Acknowledgements

The authors wish to thank the staff in regional and local health authorities involved in outbreak investigation and reporting of measles cases to the Italian national integrated measles and rubella surveillance system coordinated by the Infectious Diseases Epidemiology Unit of the National Health Institute (Istituto Superiore di Sanità – ISS). They also wish to acknowledge the support of Antonietta Filia, Antonino Bella, Martina Del Manso, Maria Cristina Rota, Paola Bucci and Antonella Marchi at the Department of Infectious Diseases (ISS).

Conflict of interest

None declared.

Authors’ contributions

A Amendola coordinated virological/epidemiological investigation and laboratory activities and wrote the manuscript. S Bianchi, ER Frati, G Ciceri and D Colzani confirmed measles cases and performed genotyping and phylogenetic analysis of the measles virus sequences isolated from cases in the Lombardy region and interpreted the results. M Faccini, S Senatore, A Lamberti investigated measles cases. M Gramegna and D Cereda coordinated surveillance and control activities in Lombardy region. F Magurano, M Baggieri, L Nicoletti (MoRoNet National Reference Laboratory) coordinated the virological investigation and supervised phylogenetic analyses. E Tanzi supervised virological/epidemiological investigation and laboratory activities and wrote the manuscript. All the authors reviewed and approved the final manuscript.


References

  1. Istituto Superiore di Sanità (ISS). Mo.Ro.NET: liberi da morbillo e rosolia. [41/5000 Mo.Ro.NET: free from measles and rubella]. Rome: ISS. Accessed July 2017. Italian. Available from: http://moronetlab.it/

  2. Rota PA, Brown K, Mankertz A, Santibanez S, Shulga S, Muller CP,  et al.  Global distribution of measles genotypes and measles molecular epidemiology. J Infect Dis. 2011;204(1) Suppl 1;S514-23. DOI: 10.1093/infdis/jir118 PMID: 21666208

  3. European Centre for Disease Prevention and Control (ECDC). Epidemiological update: Measles - monitoring European outbreaks, 14 July 2017. Stockholm: ECDC; 2017. Available from: https://ecdc.europa.eu/en/news-events/epidemiological-update-measles-monitoring-european-outbreaks-14-july-2017

  4. World Health Organization (WHO). Global measles and rubella. Strategic plan 2012-2020. Geneva: WHO; 2012. Available from: http://apps.who.int/iris/bitstream/10665/44855/1/9789241503396_eng.pdf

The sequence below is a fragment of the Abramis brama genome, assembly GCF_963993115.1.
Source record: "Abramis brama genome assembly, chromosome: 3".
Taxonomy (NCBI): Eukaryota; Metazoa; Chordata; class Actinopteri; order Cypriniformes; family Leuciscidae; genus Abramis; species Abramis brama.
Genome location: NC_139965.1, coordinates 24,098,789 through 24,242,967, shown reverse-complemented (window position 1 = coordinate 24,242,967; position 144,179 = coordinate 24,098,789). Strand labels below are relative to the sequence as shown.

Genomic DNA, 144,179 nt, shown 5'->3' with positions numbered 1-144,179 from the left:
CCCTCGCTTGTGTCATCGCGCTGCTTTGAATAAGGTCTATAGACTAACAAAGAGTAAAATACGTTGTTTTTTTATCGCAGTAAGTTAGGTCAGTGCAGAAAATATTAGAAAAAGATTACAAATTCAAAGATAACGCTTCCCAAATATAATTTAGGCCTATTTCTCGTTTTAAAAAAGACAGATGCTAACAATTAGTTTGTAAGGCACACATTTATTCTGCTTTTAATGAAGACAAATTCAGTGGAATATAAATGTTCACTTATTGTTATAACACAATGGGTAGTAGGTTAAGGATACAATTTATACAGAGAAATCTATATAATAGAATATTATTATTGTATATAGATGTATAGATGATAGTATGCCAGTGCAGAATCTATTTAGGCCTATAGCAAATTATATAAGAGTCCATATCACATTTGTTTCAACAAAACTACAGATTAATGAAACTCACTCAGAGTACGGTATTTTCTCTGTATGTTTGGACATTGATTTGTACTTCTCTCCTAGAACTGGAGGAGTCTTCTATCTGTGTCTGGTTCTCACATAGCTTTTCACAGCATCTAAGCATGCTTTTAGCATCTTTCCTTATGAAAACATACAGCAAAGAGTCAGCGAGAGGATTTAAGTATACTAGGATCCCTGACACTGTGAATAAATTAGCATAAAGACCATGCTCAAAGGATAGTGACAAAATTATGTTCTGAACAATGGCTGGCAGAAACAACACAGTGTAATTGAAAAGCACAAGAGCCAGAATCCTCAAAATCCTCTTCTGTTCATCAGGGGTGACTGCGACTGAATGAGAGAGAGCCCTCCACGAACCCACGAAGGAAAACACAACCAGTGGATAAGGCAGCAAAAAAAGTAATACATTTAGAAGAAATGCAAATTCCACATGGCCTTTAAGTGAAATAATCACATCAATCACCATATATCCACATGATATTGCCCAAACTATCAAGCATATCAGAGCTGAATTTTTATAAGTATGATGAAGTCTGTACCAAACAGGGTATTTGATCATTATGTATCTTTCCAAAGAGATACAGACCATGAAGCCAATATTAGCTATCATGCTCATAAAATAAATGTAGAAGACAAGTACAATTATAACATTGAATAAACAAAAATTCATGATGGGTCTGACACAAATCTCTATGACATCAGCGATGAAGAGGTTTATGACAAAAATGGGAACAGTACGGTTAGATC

5. National Integrated Measles Rubella Surveillance System. Measles in Italy: weekly bulletin. Update as of 06 August 2017. Rome: Istituto Superiore di Sanita. [Accessed: Aug 2017]. Available from: http://www.epicentro.iss.it/problemi/morbillo/bollettino/Measles_WeeklyReport_N20eng.pdf

  6. Sniadack DH, Crowcroft NS, Durrheim DN, Rota PA. Roadmap to elimination standard measles and rubella surveillance.Wkly Epidemiol Rec. 2017;92(9-10):97-105.PMID: 28262010

  7. Amendola A, Bianchi S, Lai A, Canuti M, Piralla A, Baggieri M,  et al.  Measles re-emergence in Northern Italy: Pathways of measles virus genotype D8, 2013-2014. Infect Genet Evol. 2017;48:120-6. DOI: 10.1016/j.meegid.2016.12.013 PMID: 27989661

  8. Magurano F, Baggieri M, Filia A, Del Manso M, Lazzarotto T, Amendola A,  et al.  Towards measles elimination in Italy: Virological surveillance and genotypes trend (2013-2015). Virus Res. 2017;236:24-9. DOI: 10.1016/j.virusres.2017.05.009 PMID: 28522332

  9. Filia A, Amendola A, Faccini M, Del Manso M, Senatore S, Bianchi S,  et al.  Outbreak of a new measles B3 variant in the Roma/Sinti population with transmission in the nosocomial setting, Italy, November 2015 to April 2016. Euro Surveill. 2016;21(20):30235. DOI: 10.2807/1560-7917.ES.2016.21.20.30235 PMID: 27240004

  10. Botelho-Nevers E, Gautret P, Biellik R, Brouqui P. Nosocomial transmission of measles: an updated review.Vaccine. 2012;30(27):3996-4001. DOI: 10.1016/j.vaccine.2012.04.023 PMID: 22521843

  11. Epicentro. Le vaccinazioni in Italia. Rome: Istituto Superiore di Sanita. [Accessed Aug 2017]. Italian. Available from: http://www.epicentro.iss.it/temi/vaccinazioni/dati_Ita.asp#morbillo